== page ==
Although the Slovenian allrounder looked in control for much of the final Grand Tour of the shortened season, the Jumbo-Visma leader was forced to surrender the overall lead twice to a spirited Richard Carapaz – each time on the Sunday before the rest day.
The tone for the tour – which was reduced to 18 stages as a result of the lockdown – was set on the opening day when Roglic attacked less than a kilometre from the finish on the Alto de Arrate to take the first of his four stage victories ahead of Carapaz and Dan Martin.
However, the Slovenian suffered an off day on the rain-drenched sixth stage which finished on the Aramon Formigal ascent, losing 43 seconds and the overall lead to the Equadorian and dropping to fourth in the general classification.
Roglic however showed that the battle for La Roja wasn’t over when he attacked on stage eight to win ahead of Carapaz atop the Alto de Moncalvillo to reduce the former Giro d’Italia champion’s lead to 13 seconds.
Two days later, on stage 10, Roglic took the third of his stage victories on a flat day with a grippy finish in Suances. A powerful surge at the end saw him finish three seconds ahead of Carapaz and, with bonus times taken into account, end the day equal on time with his rival.
Following a countback, the red jersey was, for the time being, entrusted to the defending champion.
Stage 12 featured the mythical Alto de L’Angliru ascent, with gradients exceeding 23 per cent in places, and it was Carapaz who fought back to put Roglic to the sword. In the end, he gained 10 seconds on the erstwhile leader to take the red jersey into the final rest day.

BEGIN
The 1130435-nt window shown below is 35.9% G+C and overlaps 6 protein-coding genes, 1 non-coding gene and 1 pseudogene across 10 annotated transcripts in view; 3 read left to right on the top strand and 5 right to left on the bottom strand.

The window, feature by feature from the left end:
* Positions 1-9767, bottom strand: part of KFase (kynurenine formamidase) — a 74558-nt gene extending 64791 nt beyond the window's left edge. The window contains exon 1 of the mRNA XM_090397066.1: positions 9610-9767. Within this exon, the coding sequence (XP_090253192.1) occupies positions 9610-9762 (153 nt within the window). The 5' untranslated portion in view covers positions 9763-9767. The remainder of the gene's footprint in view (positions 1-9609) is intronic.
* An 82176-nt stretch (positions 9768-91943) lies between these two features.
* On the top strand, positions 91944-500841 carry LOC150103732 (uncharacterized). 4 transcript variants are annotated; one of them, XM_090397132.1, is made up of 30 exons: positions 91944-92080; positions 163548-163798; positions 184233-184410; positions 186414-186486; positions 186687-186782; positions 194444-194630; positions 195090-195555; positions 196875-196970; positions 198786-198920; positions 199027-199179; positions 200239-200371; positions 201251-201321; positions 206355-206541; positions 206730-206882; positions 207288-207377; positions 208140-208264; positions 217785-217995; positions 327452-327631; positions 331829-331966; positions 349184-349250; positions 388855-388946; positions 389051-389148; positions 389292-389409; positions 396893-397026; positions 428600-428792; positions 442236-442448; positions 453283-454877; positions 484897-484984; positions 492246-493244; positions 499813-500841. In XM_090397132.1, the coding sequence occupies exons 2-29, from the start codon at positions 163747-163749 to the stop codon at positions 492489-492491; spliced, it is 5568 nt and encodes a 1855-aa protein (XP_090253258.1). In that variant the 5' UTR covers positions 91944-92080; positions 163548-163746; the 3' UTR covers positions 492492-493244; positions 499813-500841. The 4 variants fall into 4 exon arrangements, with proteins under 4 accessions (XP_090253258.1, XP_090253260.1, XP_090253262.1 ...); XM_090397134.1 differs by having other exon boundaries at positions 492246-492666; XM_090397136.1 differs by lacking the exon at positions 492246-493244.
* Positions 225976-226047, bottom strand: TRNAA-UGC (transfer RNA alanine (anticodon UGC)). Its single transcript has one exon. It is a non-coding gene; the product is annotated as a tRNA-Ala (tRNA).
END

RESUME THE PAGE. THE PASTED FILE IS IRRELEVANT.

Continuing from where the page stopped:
The ding-dong nature of the race continued the very next day when Roglic’s time-trial skills saw him win the 33.7km individual test between Muros and the uphill finish at Mirador de Ézaro by a single second over Will Barta. More importantly, his fourth stage success saw him wedge open a gap of 39 seconds over Carapaz.
Roglic, who lost the Tour de France at a similar stage earlier this season, grabbed an important second place in the sprint from a reduced group on stage 16 to gain six bonus seconds to extend his lead to 45 seconds over Carapaz going into yesterday’s final mountain test.
After a super fast stage, with rain and mist thrown into the mix, It came down to the seven per cent slopes of the 11.4km ascent of the La Covatilla to decide this year’s champion. It was Carapaz’s final opportunity and he came to the party with a searing attack in the final three kilometres that put Roglic into obvious difficulty.
Although the Ineos-Grenadiers rider quickly opened up an advantage of around 20 seconds, Roglic proved that he was a deserving winner by pegging the gap over the final kilometre to save the day – and title – by 24 seconds. EF Pro Cycling’s Hugh Carthy, who tamed the L’Angliru, finished 47 seconds down in third overall.
Roglic also sealed the green points jersey. The king of the mountains classification went to France’s Guillaume Martin (Cofidis) with Spain’s Enric Mas (Movistar) taking the white jersey as the best young rider.
Pascal Ackermann (Bora-Hansgrohe) beat Sam Bennett (Deceuninck-Quick Step) on the 125.4km final stage from Hipodromo de la Zarzuelainto to Madrid.
Stage 18 results:
|2||Sam Bennett||IRL||Deceuninck-Quick Step|
|4||Jasper Philipsen||AUS||UAE-Team Emirates|
|7||Reinhardt Janse van Rensburg||RSA||NTT Pro Cycling|
|8||Lorreno Manzin||FRA||Total Direct Energie|
|10||Jon Aberasturi||ESP||Caja Rural|
|115||Stefen de Bod||RSA||NTT Pro Cycling||+0:53|
|1||Primoz Roglic||SLV||Team Jumbo-Visma||72:46:12|
|2||Richard Carapaz||ECU||Ineos Grenadiers||+0:24|
|3||Hugh Carthy||GBR||EF Pro Cycling||+1:15|
|4||Dan Martin||IRL||Israel Start-Up Nation||+2:43|
|5||Enric Mas||ESP||Movistar Team||+3:36|
|6||Wout Poels||NED||Bahrain McLaren||+7:16|
|7||David De la Cruz||ESP||UAE Team Emirates||+7:35|
|94||Stefen de Bod||RSA||NTT Pro Cycling||+3:30:39|
|103||Reinhardt Janse van Rensburg||RSA||NTT Pro Cycling||+3:43:49|